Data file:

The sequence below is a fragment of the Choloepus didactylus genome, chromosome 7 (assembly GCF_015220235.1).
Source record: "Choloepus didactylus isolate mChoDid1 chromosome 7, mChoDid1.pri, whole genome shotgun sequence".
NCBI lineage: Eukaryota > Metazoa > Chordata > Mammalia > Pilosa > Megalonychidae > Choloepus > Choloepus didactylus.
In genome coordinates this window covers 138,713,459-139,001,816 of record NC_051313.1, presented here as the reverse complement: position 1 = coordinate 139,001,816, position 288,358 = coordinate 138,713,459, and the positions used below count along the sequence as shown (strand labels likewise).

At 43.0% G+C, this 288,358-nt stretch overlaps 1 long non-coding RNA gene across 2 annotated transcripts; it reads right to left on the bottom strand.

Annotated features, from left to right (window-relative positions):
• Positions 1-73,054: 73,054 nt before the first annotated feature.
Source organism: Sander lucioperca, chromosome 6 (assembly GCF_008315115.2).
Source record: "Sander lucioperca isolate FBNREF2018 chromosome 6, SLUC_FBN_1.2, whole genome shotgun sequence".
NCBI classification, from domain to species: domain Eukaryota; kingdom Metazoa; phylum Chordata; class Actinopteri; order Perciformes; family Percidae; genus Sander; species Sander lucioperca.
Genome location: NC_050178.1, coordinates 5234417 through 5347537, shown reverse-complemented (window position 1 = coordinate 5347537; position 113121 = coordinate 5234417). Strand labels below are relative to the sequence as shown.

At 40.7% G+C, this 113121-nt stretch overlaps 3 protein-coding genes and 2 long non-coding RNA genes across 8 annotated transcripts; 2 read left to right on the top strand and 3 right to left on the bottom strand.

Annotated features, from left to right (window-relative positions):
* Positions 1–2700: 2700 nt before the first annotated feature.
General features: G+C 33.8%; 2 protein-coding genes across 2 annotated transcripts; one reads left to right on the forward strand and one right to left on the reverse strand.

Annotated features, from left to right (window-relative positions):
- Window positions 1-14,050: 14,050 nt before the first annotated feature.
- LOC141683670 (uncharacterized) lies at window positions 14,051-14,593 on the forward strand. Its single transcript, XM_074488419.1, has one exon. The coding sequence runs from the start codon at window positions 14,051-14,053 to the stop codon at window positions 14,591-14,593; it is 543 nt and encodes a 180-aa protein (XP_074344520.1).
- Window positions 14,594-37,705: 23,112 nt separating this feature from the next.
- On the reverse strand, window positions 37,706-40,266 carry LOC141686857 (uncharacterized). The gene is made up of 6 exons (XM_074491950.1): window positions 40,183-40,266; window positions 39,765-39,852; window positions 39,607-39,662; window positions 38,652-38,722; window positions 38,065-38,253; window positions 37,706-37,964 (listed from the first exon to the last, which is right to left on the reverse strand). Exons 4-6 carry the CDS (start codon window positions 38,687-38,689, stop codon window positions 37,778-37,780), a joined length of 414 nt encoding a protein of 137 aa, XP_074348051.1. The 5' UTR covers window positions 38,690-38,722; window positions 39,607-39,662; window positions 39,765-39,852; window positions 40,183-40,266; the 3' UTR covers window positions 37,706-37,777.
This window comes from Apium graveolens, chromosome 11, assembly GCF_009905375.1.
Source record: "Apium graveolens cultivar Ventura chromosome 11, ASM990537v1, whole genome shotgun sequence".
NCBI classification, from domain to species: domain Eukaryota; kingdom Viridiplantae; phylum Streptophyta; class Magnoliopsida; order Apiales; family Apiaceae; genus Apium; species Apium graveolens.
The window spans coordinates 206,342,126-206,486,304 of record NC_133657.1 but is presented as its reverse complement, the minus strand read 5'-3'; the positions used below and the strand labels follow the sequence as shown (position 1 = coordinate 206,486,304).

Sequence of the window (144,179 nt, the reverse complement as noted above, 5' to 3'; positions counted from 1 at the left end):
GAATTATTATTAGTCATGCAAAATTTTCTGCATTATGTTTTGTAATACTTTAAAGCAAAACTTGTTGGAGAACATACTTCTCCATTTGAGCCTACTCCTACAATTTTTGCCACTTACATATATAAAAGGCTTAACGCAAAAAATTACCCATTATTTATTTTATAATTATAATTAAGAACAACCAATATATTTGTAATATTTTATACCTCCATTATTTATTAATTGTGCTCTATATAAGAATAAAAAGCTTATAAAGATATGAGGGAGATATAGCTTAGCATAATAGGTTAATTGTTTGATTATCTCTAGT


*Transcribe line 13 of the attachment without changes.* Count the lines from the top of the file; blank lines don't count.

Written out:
Annotated features, from left to right (window-relative positions):